Services are finished and you’re on your way home. Maybe you had a great Sunday where everything clicked. Maybe it was a rough Sunday where everything seemed to fall flat. Maybe you’re somewhere in the middle. Whatever the case, it’s Sunday afternoon and you’re pretty tired. Where does your mind turn?
Depending on the Sunday, you might be tempted to discouragement, or pride, or envy, or frustration. I know that, for me, I’m often tempted to replay in my head things I did well over and over, or obsess over things I could have done better.
Every worship leader, after pouring themselves into a service with several days (if not weeks) of planning and rehearsing, struggles with the post-service let-down. Here are some things I’ve found helpful to keep in mind when I’m driving home on Sunday afternoon:
I am very small. God is very big.
Hebrews 1:3 says that Jesus “upholds the universe by the word of his power”. So don’t get caught up in yourself. The world revolves around Jesus, not you or your church.
God sees different things than I see
Maybe I’m discouraged because people didn’t “look engaged”. Keep in mind that “…the Lord sees not as man sees: man looks on the outward appearance, but the Lord looks on the heart.” 1 Samuel 16:7.
The things that frustrate you are good for you
Your drummer can’t keep a beat, your pastor doesn’t sing along, your lyrics operator pulled up last week’s file and didn’t realize until halfway through the second song, no one sang along, your guitar string broke again, etc., etc.
All of these things will make you a better worship leader. “Count it all joy, my brothers, when you meet trials of various kinds, for you know that the testing of your faith produces steadfastness.” James 1:2-3.
The church needs more worship leaders who will be joyfully “steadfast” in serving their congregations and worship teams.
A week from now you’ll get another chance
If God is “greatly to be praised”, and if “his greatness is unsearchable” (Psalm 145:3), then no single service will ever be too bad or too good to follow-up one week later. It really isn’t about you! This is really, really good news.
God is receiving unceasing worship right now around the throne
“After this I looked, and behold, a great multitude that no one could number, from every nation, from all tribes and peoples and languages, standing before the throne and before the Lamb, clothed in white robes, with palm branches in their hands, and crying out with a loud voice, ‘Salvation belongs to our God who sits on the throne, and to the Lamb!’ And all the angels were standing around the throne and around the elders and the four living creatures, and they fell on their faces before the throne and worshiped God, saying, “Amen! Blessing and glory and wisdom and thanksgiving and honor and power and might be to our God forever and ever! Amen.’” (Revelation 7:9-12)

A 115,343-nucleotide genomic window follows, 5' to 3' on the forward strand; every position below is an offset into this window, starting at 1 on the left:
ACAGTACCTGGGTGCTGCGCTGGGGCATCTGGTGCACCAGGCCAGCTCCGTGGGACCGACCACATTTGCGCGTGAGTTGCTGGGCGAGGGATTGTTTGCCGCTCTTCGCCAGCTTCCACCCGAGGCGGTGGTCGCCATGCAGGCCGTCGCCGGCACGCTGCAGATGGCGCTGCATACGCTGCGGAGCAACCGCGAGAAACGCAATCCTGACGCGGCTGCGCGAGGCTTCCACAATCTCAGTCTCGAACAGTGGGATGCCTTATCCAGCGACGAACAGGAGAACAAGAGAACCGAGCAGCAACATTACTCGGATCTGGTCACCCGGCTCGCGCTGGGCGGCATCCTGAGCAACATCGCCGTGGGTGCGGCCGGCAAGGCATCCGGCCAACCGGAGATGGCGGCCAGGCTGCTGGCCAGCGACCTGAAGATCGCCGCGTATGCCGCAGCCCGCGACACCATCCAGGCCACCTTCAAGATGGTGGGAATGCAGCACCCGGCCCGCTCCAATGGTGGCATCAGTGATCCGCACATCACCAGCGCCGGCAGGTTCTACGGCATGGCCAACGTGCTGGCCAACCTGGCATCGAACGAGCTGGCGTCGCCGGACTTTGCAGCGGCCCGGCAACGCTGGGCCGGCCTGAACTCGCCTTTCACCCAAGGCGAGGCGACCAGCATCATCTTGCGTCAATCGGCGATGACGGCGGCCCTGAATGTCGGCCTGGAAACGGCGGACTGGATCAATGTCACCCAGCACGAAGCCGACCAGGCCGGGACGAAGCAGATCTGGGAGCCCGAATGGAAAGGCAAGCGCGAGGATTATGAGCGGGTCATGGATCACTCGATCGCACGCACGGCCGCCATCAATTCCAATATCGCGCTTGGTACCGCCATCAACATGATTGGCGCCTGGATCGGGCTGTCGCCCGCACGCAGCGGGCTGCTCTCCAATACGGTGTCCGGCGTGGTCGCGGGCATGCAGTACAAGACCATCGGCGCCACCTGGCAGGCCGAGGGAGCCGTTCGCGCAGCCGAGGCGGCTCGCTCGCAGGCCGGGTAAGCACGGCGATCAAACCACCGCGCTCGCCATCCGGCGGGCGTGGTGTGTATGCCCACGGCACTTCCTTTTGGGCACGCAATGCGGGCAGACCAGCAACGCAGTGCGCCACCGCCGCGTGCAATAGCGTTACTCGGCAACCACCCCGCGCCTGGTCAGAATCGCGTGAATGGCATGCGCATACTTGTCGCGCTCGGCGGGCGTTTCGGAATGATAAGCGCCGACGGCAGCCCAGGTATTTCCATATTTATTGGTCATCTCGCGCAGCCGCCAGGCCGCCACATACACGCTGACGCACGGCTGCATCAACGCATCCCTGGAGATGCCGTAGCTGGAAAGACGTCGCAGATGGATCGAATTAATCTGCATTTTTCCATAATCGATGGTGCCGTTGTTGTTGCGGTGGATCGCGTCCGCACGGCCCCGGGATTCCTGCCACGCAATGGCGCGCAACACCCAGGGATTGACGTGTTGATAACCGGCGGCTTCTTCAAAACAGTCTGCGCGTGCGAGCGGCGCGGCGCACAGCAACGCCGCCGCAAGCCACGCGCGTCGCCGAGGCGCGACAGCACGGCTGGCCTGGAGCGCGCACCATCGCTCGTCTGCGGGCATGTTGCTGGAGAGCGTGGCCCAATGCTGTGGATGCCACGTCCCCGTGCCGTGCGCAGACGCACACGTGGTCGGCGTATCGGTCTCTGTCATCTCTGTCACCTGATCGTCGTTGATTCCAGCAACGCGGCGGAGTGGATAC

Never forget that when your Sunday service starts, you’re merely joining in. And when your service ends, the praises keep on going and going and going.
I will never forget the day I was taking a walk and lamenting all the “ways” I wasn’t “getting my way”, when God spoke loudly and clearly to me “Lucifer fell because he wanted my glory”. These words still ring in my ears.
When I demonstrate pride, I demonstrate a desire to receive the glory that God alone is due. God warns us clearly that he “opposes the proud, but gives grace to the humble”. (James 4:6).
Earnestly, actively, intentionally, and brutally attack pride in your heart, especially when you get in your car to drive home after leading worship.
“Not to us, O Lord, not to us, but to your name give glory, for the sake of your steadfast love and your faithfulness!” (Psalm 115:1).
5 thoughts on “Things to Keep in Mind When You’re Driving Home On Sunday”
no single service will ever be too bad or too good to follow-up one week later
I like to say “at least no one lost their salvation” it’s all about about a healthy regular diet vs the search for a life changing meal…
I think I remember you (or perhaps someone else) posting about how we should leave it until Monday to critique the service. I’ve found that a difficult but helpful thing to do.
When everything is fresh I tend to be very worldly, looking at the things of man for my assessment. With a good nights sleep behind me I tend to be a little more ‘gospel focused’ in my critique.
Good memory! I posted on “How Handle the Sunday Blues” back in June ’09 and mentioned the 24 hour rule (https://worthilymagnify.com/2009/06/29/how-to-handle-the-sunday-blues/).
You’re right – it’s really difficult to wait a day – but the kind of “gospel focused” critique that will actually make us better worship leaders is much more likely to come about when we’ve had some time to take a breath.
This is a great post! Thanks for your blog
Thanks, Leslie. And you’re welcome!